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Charts: How we watch TV now

By Jason Lynch
Published Last updated This article is more than 2 years old.

LOS ANGELES—Americans are watching more television than ever. They’re just doing it on their own schedule.

That was the big takeaway as research gurus from CBS, FX, Fox, and Showtime spoke to reporters at the Television Critics Association’s summer press tour about the evolving television landscape, and how audiences actually watch TV now.

“We’re in a new era of television,” said David Poltrack, chief research officer for CBS, noting that weekly TV viewing has increased 2% over the last three years, from 35 hours and 36 minutes to 37 hours and 50 minutes. “This is a golden era of television content, and the public is embracing television and engaging with television in a way that they never did before, because it is so much good programming.”


“New distribution means new access. New access means bigger audiences,” said Poltrack. In just three years, the percentage of viewers watching live TV has fallen from 89% to 80%, while streaming over the internet has increased from 4% to 11%, and DVR viewing has jumped from 5% to 6% of total viewing.


Despite this shift, a show’s ratings are still reported the day after it first airs, the same way they always have been, using the live-plus-same-day metric (which includes DVR viewing the same night of a show’s premiere).

The average jump from a live-plus-same-day rating to a live-plus-seven number, which factors in DVR use over a seven-day period in addition to the initial “live” tune-in, “is about 40% across all four [broadcast] networks” for adults ages 18 to 49, said Will Somers, senior vice president of Fox Network Research. “Five years ago, the average level for the four networks would be about 13% gain. So these numbers have about tripled over that five year period.”


To explain, Somers broke down the ratings for Fox’s biggest new show last season, Sleepy Hollow. Its premiere episode was watched by an impressive 10.1 million viewers live-plus-same-day. But after adding in live-plus-seven and three days of video on demand (an additional 5.3 million), VOD numbers from day four and beyond (2.8 million) and streaming figures via Hulu (1.8 million) and Fox’s own website (0.3 million), that number doubles, to 20.2 million. If the network was content with live-plus-same-day ratings, “we’d basically be just counting half of the audience,” said Somers.


Less than that, in fact, considering that the number continues to grow almost a year later. “There were over a million views of Sleepy Hollow in the 30-day-plus window,” said Somers, including more this summer as Fox makes a “summer binge push” for viewers to catch up before the new season.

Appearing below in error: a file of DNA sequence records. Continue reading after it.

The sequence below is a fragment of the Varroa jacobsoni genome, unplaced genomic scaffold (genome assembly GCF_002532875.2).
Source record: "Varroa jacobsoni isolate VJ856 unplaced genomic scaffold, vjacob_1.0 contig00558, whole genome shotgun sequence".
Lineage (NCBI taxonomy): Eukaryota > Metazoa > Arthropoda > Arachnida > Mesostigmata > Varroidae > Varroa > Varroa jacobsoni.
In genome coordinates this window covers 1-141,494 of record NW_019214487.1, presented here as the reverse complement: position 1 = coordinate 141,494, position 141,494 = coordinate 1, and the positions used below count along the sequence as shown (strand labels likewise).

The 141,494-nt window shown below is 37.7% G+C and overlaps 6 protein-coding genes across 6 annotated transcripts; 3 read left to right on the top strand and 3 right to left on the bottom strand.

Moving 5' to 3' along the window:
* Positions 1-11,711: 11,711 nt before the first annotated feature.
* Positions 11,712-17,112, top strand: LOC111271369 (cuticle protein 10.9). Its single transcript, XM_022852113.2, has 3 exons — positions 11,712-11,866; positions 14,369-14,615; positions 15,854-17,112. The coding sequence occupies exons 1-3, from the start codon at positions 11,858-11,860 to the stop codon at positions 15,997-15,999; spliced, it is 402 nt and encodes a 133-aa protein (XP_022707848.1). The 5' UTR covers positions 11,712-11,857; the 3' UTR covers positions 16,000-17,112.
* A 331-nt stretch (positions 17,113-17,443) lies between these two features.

Yet the best indication of how drastically viewing habits have changed in the past decade is by looking at how the audience for Fox’s 24 has evolved. When the Kiefer Sutherland drama debuted in 2001, it averaged 11.6 million viewers live-plus-same-day, with no other metrics in existence. By the show’s season eight finale in 2010, it pulled 9 million in live-plus-same-day, and just under 1.5 million in live-plus-seven (and three days of VOD), for a total of 10.4 million.

When it returned this May as an event series, 24: Live Another Day earned 8.1 million live-plus-same-day, but live-plus-seven/three days of VOD (3.4 million), VOD from day four and beyond (0.3), Hulu (0.6) and Fox’s website (0.1) brought that tally up to 12.4 million. “Pretty good illustration, I think, of how the environment and ecosystem has changed,” said Somers.


That change is happening even more rapidly on basic cable networks like FX, where many  series now nearly double their audiences when comparing live-plus-same-day and live-plus-seven numbers. While 77% of Sons of Anarchy’s audience watched that show live-plus-same-day in its first season, that figure dropped to just 43% by the sixth season last fall, as more FX viewers opt to catch up with the network’s programming later in the week via DVR and streaming options.


That’s a reality that premium cable services like Showtime, which aren’t ad-supported and were therefore quicker to embrace VOD and DVR features, have been happily embracing for years now. While 69% of the audience for Dexter’s first season in 2006 watched the show live, “the proportion of live viewing over the course of the week is almost the mirror opposite of what it was in 2006,” said Kim Lemon, executive vice president of program planning, scheduling and research at Showtime Networks.

During Showtime’s most recent season of Homeland, “30% is basically coming in live, 70% is coming in on a delayed basis.” And for some of Showtime’s Sunday shows, that debut live rating is “sometimes only 15% of what our ultimate weekly number will be,” said Lemon.


The takeaway: Next-day ratings only tell a small part of what is increasingly a very lengthy story. “If you were a sports reporter, you wouldn’t report the winner based on the third inning score,” said Poltrack, “and that’s what you’re doing right now if you’re reporting on live-plus-same-day ratings.”

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